One year ago, Twin Falls High School swimmers had limited transportation options.
Team buses were out of the question because swimming was a club sport, which prevented it from receiving funding like football, softball or soccer. Swimmers couldn’t drive themselves to meets, either.
“The coaches said they didn’t want hundreds of teenagers on the roads,” Twin senior KatieEmma Harris said. “I was told if we got caught driving, we’d be disqualified.”
The travel situation was a microcosm of club swimming’s place in the sports pecking order. Club sports don’t enjoy the perks of sanctioned ones. They’re afterthoughts.
Swimming no longer falls into that category.
In December, the Idaho High School Activities Association voted to approve swimming as a sanctioned sport. Over the last two weeks, teams across the state have been preparing for their season-opening meets. This year, swimmers can earn a state tournament trophy.
“I’m excited for the swimmers to have the recognition, the school support,” Canyon Ridge coach Katie Swallow said. “A bus.”
The IDHSAA’s board of directors voted 8-6 in favor of sanctioning swimming, according to the Idaho State Journal, after intensive prodding from the Association of Idaho High School Swimming.
In 2007, an Idaho swimming organization came to the IDHSAA about with a proposal to sanction swimming, and it wasn’t successful. The AIHSS was formed a year later, and it spent the next nine years working toward that goal.
The first attempts to sanction swimming occurred much earlier than that.
Julie Prince, the AIHSS’s executive director, led a push to get swimming sanctioned in 1989. At that time, Idaho had about five swim teams and 50 total swimmers at the high school level, according to Prince. This past year, 63 schools provided club swimming, and more than 1,000 students participated.
To become sanctioned, club swimming had to align its rules to the IDHSAA’s. The sport also had to iron out the small, but necessary, logistics to operate at the higher level. Perhaps no factor was more important than costs, from coaching stipends to uniforms to transportation expenses.
In March, the Times-News reported that the addition of sanctioned swimming teams would cost the Twin Falls School District $37,486, or $18,743 each for Twin Falls and Canyon Ridge high schools.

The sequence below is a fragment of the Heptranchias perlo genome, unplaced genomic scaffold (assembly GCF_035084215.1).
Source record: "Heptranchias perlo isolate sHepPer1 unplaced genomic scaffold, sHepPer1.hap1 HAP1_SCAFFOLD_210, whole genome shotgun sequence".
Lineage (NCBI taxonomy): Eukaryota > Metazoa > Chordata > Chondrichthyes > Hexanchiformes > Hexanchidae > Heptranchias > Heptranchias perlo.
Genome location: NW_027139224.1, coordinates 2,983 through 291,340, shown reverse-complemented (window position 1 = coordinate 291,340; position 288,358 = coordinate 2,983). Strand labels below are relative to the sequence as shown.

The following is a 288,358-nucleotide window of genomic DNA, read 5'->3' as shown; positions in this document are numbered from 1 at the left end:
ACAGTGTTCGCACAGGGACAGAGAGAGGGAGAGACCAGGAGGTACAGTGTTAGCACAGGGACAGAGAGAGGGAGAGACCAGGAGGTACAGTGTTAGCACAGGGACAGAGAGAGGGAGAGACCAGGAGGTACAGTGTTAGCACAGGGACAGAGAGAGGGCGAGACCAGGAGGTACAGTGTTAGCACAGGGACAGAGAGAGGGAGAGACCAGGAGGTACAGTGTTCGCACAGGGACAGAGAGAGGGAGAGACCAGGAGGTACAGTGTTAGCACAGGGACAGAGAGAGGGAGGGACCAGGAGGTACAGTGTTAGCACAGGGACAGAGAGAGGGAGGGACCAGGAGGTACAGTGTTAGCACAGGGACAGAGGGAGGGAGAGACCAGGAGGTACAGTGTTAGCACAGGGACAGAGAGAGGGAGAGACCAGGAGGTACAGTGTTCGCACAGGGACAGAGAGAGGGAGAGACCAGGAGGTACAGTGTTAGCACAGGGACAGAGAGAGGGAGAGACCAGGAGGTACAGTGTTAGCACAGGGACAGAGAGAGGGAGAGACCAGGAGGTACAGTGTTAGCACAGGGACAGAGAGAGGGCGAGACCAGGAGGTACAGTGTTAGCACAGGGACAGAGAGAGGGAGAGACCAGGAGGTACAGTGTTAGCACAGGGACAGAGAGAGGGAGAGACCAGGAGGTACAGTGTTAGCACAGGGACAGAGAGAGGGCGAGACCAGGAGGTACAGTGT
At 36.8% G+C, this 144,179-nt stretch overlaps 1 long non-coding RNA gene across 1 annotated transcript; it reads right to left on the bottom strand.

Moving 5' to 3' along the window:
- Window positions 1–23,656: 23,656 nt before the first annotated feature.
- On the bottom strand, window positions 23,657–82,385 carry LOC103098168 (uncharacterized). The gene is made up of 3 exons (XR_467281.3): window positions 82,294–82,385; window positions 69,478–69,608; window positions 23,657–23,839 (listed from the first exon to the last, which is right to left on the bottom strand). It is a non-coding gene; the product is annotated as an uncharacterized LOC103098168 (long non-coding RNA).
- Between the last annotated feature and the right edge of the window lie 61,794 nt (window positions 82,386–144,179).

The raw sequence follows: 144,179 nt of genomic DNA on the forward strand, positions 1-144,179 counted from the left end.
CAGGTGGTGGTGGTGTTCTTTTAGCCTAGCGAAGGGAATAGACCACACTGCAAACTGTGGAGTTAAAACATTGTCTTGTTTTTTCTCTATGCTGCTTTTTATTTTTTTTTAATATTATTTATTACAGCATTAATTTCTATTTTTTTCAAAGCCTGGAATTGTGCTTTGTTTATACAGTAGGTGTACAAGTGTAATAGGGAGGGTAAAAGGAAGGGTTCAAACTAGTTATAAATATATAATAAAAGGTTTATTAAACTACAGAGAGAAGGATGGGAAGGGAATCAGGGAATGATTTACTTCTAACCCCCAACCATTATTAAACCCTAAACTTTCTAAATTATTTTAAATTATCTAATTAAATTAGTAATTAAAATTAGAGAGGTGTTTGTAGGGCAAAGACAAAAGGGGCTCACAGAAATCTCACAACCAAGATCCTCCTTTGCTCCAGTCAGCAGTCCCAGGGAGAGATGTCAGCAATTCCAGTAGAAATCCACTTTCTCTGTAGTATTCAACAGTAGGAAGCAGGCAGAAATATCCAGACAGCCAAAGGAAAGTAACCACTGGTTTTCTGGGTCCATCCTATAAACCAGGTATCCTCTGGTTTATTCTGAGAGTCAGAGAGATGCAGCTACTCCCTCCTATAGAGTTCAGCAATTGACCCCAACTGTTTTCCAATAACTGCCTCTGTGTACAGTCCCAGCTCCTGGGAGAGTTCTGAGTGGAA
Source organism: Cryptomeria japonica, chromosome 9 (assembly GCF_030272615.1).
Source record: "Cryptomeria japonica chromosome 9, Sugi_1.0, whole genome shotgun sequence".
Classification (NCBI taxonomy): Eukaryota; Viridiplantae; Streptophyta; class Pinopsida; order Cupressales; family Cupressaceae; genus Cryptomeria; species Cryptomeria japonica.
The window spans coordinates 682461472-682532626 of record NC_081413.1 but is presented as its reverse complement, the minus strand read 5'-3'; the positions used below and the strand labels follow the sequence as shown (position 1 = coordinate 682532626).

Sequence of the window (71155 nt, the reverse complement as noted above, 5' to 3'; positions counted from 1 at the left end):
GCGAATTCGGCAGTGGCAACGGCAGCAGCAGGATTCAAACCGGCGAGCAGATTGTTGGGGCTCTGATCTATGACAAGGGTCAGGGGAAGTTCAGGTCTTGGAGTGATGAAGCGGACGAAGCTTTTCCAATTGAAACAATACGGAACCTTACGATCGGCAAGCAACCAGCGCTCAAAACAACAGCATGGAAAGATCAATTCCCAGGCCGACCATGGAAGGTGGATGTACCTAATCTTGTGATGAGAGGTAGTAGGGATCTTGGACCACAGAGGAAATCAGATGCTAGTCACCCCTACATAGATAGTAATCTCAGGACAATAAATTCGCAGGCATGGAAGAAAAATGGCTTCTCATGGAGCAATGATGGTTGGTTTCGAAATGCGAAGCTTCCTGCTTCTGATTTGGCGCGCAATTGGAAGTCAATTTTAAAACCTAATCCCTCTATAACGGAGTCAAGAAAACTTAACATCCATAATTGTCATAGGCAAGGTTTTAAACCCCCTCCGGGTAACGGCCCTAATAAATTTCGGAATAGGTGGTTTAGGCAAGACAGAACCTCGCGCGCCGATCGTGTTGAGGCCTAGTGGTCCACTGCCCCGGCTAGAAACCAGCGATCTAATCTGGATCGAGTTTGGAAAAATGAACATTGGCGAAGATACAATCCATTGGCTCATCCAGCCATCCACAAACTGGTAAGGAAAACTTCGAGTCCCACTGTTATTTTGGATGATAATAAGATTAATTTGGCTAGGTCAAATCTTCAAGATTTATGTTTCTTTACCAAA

“The concern was that schools would not be able to handle the costs,” said Hammons, an assistant director and the swimming director for the IDHSAA. “Those same concerns were brought up this time.”
Schools throughout the state, mainly at the 5A and 4A levels, decided the addition of swimming was worth the costs. The AIHSS got the club teams up to speed with the IDHSAA’s rules, as well.
When the AIHSS came up with another proposal last year, the IDHSAA couldn’t say no.
“It took a village,” Prince said.
Several schools in Magic Valley have watched swimming gain popularity this year. Twin Falls had 15 students participate in swimming last year. That number swelled to 24 this fall, according to head coach Beth Camp.
Canyon Ridge saw its participation rise from 14 to 21 over the last year, according to Swallow. Kimberly, which formed a cooperative with Jerome, has 25 swimmers this year, per coach Christi Gilmore.
A handful of these swimmers were recruited to join, or developed an interest when they heard the sport became sanctioned. But most of the athletes swam for their club teams before this season, and they’ve already noticed differences.
“There’s a little more recognition at the school,” Twin Falls senior Max Todd said. “Before now, it’s been like, ‘Oh by the way, there’s swimming.’ But since it’s sanctioned now, they’ve been pushing it a lot more. We’re allowed to do a lot more things. I’m pretty sure they’re gonna be announcing a whole bunch of the results on the intercom.”
Swimming will need at least one season to get caught up to speed with the other sports. For one, the sport has few restrictions on who can participate at the state meet. That will change next season.
Swimming is also unique compared to every other sanctioned sport in Idaho.
Travel to any high school in Idaho, and you’ll probably find a basketball gym, which can be also be used for volleyball and wrestling. Baseball, football, softball and soccer fields are nearly as common. Many schools have tracks and tennis courts. Golf courses are everywhere, and they often double as cross country venues.
Swimming pools are scarce.
Twin Falls City Pool is one of Magic Valley’s few swimming pools, and it sustains three high school swim teams: Canyon Ridge, Kimberly/Jerome and Twin Falls. They have to share the pool with other swimming programs in the area, as well.
Canyon Ridge drew the short end of the stick. Riverhawk practices begin at 5:45 a.m.
“Originally, the biggest challenge was getting the program up and going, converting from a club to a sanctioned sport,” Swallow said. “My swimmers would say the biggest challenge is getting up in the morning.”
Building a new pool isn’t exactly easy, nor is it always desired by community members.
“Pools are super duper expensive, and it would be hard to even fathom that schools would have pools,” Gilmore said. “We’re lucky to have the 50-meter pool in Twin, to be honest.”
For now, the schools will make due with what they have.
On Saturday, the three Magic Valley schools competed in their first meet of the season. They competed against four other teams at the Blaine County Aquatic Center in Hailey. They traveled by bus.